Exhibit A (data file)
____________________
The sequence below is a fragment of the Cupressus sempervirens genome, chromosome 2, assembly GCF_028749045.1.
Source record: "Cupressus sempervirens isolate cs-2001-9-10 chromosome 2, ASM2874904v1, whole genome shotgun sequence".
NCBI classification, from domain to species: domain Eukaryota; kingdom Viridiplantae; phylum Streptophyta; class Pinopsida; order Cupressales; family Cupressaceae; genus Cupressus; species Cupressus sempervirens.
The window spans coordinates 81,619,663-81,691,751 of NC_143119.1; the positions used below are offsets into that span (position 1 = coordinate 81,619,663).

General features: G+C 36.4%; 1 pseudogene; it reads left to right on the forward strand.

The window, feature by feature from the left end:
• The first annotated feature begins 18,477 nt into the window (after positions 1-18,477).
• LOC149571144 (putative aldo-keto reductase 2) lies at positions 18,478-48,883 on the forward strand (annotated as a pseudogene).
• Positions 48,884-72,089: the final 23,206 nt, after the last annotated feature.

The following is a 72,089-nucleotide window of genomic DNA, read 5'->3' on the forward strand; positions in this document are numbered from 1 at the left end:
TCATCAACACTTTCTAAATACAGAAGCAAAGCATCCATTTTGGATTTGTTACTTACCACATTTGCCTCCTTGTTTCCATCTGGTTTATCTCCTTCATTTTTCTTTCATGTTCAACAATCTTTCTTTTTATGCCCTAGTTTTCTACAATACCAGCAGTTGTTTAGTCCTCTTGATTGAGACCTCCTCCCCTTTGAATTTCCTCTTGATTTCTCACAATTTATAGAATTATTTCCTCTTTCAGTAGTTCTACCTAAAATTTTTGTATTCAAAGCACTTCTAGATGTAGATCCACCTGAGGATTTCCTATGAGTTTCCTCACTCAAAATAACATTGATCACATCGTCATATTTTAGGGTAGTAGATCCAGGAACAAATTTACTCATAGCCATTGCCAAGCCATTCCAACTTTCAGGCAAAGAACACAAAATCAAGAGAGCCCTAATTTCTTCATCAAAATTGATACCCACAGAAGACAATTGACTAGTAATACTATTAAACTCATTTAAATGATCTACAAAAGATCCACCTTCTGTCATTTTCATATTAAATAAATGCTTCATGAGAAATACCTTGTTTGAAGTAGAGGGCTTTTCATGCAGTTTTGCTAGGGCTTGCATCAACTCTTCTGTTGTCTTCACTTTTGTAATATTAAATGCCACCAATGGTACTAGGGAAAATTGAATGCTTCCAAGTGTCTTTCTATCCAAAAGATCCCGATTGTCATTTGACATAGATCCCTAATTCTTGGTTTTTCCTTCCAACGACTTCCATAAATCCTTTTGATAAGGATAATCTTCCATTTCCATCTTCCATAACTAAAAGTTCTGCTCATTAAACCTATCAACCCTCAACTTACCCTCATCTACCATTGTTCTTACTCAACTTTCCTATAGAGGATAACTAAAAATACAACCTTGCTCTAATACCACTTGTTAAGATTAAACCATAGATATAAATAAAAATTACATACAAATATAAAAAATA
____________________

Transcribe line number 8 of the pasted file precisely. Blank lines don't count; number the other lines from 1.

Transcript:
• LOC149571144 (putative aldo-keto reductase 2) lies at positions 18,478-48,883 on the forward strand (annotated as a pseudogene).